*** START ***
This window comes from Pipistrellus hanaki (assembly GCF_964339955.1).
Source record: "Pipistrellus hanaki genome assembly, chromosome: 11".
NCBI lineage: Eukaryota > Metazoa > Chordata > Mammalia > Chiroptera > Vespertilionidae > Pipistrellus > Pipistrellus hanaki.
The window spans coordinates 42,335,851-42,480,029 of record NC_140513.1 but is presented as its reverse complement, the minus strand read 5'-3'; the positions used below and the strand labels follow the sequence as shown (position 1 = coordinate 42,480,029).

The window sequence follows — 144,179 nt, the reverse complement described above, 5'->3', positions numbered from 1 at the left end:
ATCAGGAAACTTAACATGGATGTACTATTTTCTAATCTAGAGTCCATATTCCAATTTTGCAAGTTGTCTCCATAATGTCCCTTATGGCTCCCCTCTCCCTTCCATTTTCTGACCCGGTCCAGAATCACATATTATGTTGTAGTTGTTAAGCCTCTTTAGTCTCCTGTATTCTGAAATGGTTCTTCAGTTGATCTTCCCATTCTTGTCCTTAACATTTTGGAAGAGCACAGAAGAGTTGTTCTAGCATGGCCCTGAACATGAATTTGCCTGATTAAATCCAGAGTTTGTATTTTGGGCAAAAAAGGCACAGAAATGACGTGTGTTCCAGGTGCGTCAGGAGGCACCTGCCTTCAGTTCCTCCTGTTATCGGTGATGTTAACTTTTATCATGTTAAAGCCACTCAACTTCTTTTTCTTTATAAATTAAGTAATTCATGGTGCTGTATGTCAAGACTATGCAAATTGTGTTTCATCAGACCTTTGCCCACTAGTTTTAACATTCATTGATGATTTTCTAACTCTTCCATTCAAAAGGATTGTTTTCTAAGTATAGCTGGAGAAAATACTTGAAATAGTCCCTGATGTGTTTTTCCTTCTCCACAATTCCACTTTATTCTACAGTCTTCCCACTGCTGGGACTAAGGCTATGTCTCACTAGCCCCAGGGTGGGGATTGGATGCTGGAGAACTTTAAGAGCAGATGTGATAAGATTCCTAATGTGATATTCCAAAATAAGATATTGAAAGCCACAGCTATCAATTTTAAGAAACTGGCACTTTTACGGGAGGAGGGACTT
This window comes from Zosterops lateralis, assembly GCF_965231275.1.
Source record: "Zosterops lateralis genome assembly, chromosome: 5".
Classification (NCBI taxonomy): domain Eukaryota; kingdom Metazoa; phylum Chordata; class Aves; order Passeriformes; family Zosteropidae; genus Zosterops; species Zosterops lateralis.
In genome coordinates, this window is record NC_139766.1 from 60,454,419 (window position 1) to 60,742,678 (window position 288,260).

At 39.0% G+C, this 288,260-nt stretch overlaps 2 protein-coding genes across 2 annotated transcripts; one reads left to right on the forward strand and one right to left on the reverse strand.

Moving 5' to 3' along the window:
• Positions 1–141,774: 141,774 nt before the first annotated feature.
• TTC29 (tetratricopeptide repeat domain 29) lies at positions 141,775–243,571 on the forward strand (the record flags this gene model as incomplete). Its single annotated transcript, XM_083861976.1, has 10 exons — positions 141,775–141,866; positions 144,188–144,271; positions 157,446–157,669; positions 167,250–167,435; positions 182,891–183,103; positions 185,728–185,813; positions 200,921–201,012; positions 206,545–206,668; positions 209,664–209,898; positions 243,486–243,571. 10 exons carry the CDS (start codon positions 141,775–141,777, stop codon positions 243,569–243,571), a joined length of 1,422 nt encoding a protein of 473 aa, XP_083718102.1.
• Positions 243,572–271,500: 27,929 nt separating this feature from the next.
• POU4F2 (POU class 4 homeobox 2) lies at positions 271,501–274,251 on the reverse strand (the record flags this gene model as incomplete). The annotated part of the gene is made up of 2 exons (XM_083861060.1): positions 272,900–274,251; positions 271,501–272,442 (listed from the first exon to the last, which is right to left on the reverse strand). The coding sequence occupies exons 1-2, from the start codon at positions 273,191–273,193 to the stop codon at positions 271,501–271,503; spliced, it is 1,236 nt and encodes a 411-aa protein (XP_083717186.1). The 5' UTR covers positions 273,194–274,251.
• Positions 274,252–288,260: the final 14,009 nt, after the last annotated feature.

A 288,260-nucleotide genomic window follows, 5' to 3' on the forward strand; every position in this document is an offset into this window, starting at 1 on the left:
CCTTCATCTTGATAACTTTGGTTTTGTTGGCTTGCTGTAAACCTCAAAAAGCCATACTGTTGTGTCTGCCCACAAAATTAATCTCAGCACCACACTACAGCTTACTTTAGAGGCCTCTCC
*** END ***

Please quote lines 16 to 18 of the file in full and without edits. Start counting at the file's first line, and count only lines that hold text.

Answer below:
• POU4F2 (POU class 4 homeobox 2) lies at positions 271,501–274,251 on the reverse strand (the record flags this gene model as incomplete). The annotated part of the gene is made up of 2 exons (XM_083861060.1): positions 272,900–274,251; positions 271,501–272,442 (listed from the first exon to the last, which is right to left on the reverse strand). The coding sequence occupies exons 1-2, from the start codon at positions 273,191–273,193 to the stop codon at positions 271,501–271,503; spliced, it is 1,236 nt and encodes a 411-aa protein (XP_083717186.1). The 5' UTR covers positions 273,194–274,251.
• Positions 274,252–288,260: the final 14,009 nt, after the last annotated feature.

A 288,260-nucleotide genomic window follows, 5' to 3' on the forward strand; every position in this document is an offset into this window, starting at 1 on the left: